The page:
4 Exercises For Bad Computer Posture
By Dr. Doug
Whether it is being back to school, at the office, still in the home office, or relaxing with a computer game, we spend a lot of time sitting at the computer. This often leads to us hunching forward over the screen, and that bad posture can lead to pain in the neck and back and also lead to the onset of headaches.
Screen time is now a permanent factor in part our day but we can help reduce the impact created on our bodies by computer posture. Here are 4 exercises that can be done easily throughout the day to combat postural pain:
1) Lunge Stretch
Sitting shortens muscles in the front of the hip - the hip flexors. One of these hip flexors is the iliopsoas, which brings the leg forward at the hip AND supports the curve of the low back. When this muscle gets tight, pain can be felt anywhere from the groin where it attaches, to the thighbone and up to the mid back where it is attached to the vertebrae. Its location means that the usual back stretches where you bend forward, won’t do much to stretch the iliopsoas. Instead, a lunge with the back foot pointing straight forward and the low back flattened helps to undo the tightness from sitting. Hold for 30 seconds and do 2-3 times on each leg.
2) Neck Stretch
Even if you aren’t slouching forward, staring at a screen means neck muscles aren’t moving and are slowly stiffening. This stiffness is a big contributor to headaches. Stretching the head forward will provide some short term relief, but it accentuates the forward head position that is causing the initial problem. A better solution is a side bending stretch. Sitting up straight, lean to one side and let the head fall in that direction. NOTE, do not use muscular force to tilt the head. To increase the stretch, you can reach the hand up and over the head, toward the side you are leaning placing the hand by your ear. Rather than pulling, let the weight of your hand increase the stretch. Hold for 30 seconds and repeat 2-3 times on each side.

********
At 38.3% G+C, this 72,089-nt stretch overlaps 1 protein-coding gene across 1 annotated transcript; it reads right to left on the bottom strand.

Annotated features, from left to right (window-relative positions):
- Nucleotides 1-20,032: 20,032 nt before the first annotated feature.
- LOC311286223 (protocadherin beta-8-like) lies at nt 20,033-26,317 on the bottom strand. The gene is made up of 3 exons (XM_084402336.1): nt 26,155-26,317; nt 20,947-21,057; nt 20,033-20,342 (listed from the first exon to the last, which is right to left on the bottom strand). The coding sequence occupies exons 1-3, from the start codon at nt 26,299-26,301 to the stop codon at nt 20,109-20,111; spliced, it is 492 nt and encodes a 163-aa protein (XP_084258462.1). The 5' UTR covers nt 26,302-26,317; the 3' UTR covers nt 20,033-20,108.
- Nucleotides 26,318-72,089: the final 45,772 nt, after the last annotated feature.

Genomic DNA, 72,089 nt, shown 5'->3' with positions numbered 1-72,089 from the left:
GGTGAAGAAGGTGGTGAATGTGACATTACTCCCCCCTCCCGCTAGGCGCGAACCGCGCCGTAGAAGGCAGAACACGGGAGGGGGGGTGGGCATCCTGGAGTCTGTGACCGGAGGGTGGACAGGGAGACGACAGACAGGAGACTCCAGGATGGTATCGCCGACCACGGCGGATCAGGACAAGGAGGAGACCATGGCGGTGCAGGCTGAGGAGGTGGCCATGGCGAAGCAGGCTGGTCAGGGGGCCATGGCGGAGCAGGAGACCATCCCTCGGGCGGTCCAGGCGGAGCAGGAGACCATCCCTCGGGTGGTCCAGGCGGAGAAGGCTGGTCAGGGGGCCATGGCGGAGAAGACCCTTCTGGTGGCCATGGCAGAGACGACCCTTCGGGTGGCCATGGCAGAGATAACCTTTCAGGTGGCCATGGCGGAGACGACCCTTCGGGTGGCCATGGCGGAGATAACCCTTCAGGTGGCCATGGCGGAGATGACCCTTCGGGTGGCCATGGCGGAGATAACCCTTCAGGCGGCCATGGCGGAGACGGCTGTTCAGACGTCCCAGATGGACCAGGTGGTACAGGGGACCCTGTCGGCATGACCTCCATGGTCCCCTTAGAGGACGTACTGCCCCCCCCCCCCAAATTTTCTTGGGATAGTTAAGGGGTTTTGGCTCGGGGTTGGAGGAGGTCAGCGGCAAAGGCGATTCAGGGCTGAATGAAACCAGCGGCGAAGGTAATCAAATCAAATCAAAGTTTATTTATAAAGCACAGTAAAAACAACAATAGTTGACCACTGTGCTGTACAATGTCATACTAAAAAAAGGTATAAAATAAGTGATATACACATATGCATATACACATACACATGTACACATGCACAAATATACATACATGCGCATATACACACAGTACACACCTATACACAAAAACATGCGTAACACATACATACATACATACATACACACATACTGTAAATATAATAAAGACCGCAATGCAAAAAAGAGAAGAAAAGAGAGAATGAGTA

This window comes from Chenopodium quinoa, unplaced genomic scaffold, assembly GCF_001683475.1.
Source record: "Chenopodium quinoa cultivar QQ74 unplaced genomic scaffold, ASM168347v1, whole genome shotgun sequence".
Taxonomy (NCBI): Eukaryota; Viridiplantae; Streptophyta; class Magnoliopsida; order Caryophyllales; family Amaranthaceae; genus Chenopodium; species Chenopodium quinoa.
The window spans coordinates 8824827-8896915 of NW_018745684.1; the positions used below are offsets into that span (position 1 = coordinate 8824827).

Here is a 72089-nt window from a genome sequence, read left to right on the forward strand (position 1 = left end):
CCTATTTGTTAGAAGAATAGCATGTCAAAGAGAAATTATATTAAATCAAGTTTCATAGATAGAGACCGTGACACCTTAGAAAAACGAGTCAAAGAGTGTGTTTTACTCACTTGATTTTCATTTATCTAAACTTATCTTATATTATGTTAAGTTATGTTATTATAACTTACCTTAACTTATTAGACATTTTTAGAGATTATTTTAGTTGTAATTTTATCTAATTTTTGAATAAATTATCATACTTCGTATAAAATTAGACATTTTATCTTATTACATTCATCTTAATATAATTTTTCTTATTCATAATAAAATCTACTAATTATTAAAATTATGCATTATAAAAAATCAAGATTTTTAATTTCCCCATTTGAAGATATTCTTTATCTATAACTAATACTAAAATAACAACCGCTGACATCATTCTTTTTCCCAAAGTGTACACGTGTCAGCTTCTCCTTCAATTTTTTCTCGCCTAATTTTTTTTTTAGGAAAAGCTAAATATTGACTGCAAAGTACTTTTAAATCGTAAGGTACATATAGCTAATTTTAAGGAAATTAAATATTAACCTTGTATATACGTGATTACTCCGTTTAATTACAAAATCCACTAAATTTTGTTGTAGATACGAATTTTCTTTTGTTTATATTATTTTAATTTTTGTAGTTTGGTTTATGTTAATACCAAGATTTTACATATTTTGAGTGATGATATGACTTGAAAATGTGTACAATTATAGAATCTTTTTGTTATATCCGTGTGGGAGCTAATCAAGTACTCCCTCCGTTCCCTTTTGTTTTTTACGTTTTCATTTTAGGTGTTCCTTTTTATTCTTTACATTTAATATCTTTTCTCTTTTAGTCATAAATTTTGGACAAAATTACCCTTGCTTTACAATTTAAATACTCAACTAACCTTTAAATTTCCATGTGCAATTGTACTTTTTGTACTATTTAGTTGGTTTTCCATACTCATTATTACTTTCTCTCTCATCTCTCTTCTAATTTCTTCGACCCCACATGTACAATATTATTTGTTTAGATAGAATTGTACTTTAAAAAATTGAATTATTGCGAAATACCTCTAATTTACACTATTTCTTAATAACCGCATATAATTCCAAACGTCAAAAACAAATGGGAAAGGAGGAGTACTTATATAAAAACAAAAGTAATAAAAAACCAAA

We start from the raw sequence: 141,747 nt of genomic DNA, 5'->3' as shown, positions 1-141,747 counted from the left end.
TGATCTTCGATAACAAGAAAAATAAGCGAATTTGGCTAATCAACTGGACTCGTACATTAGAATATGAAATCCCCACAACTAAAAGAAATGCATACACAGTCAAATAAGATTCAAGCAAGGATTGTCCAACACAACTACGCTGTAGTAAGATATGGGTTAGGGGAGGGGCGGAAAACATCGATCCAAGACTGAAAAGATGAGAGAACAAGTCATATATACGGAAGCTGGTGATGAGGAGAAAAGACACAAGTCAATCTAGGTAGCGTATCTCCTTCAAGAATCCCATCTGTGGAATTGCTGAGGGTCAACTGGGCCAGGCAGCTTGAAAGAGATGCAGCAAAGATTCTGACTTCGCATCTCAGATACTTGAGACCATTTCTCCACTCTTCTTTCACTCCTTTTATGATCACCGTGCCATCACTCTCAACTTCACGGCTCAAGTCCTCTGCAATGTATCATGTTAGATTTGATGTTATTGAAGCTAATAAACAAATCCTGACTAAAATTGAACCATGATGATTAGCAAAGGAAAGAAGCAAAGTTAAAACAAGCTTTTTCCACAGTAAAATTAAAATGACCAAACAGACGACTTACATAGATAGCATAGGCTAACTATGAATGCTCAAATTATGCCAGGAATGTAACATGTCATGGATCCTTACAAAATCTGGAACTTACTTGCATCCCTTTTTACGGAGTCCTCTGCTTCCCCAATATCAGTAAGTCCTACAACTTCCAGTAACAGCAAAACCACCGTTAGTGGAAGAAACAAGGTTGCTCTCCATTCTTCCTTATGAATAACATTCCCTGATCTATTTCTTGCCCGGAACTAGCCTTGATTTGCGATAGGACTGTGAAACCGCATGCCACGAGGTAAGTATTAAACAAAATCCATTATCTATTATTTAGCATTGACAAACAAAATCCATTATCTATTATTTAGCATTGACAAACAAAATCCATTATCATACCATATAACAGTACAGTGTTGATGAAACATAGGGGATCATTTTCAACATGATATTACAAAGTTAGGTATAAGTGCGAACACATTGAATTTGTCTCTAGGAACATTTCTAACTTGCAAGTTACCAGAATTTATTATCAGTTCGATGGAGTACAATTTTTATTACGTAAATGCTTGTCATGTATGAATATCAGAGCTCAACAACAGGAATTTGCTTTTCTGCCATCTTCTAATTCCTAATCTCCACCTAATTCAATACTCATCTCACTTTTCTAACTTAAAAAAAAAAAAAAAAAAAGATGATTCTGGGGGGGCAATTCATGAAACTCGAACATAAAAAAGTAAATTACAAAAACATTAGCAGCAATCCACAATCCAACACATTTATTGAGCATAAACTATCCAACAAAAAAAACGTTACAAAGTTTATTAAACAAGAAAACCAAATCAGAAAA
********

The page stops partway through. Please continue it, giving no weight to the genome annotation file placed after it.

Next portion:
3) Chest Stretch
Whether on the computer or doing many other things through our daily life, we are usually working in front of ourselves. This can lead to tightness across the front of the shoulders and chest. To loosen these muscles, go to a doorway. Place the forearm on the doorframe so that the elbow is higher than the shoulder. Standing squarely in the doorway step forward with the opposite leg from the arm on the doorframe. You should feel a stretch in the chest. If you feel it in the shoulder, bend both knees. You should feel the stretch move into the pectoral muscles. Hold 30 seconds and repeat 2-3 times.
4) Brugger’s Exercise
Now that tight muscles have been relaxed, it is time to tighten up the muscles that haven’t been engaged in postural support, namely the ones behind us. Sitting straight with the feet flat on the floor, hold the arms by your sides with palms facing forward. Reach the arms back from that position, and then comes the hard part. Keeping your gaze level, slide the chin back (think of making a double chin). You should feel some tightening of the upper back and shoulder blade area. Hold the position for 10 seconds. Relax and repeat 3-4 times.
Each of these exercises takes a few seconds. Depending on your schedule, you can do them all at once, or one or two at a time throughout the day. Try to do them 3-4 times while you are sitting in front of the computer, and that should help offset the postural strains created by computer work.
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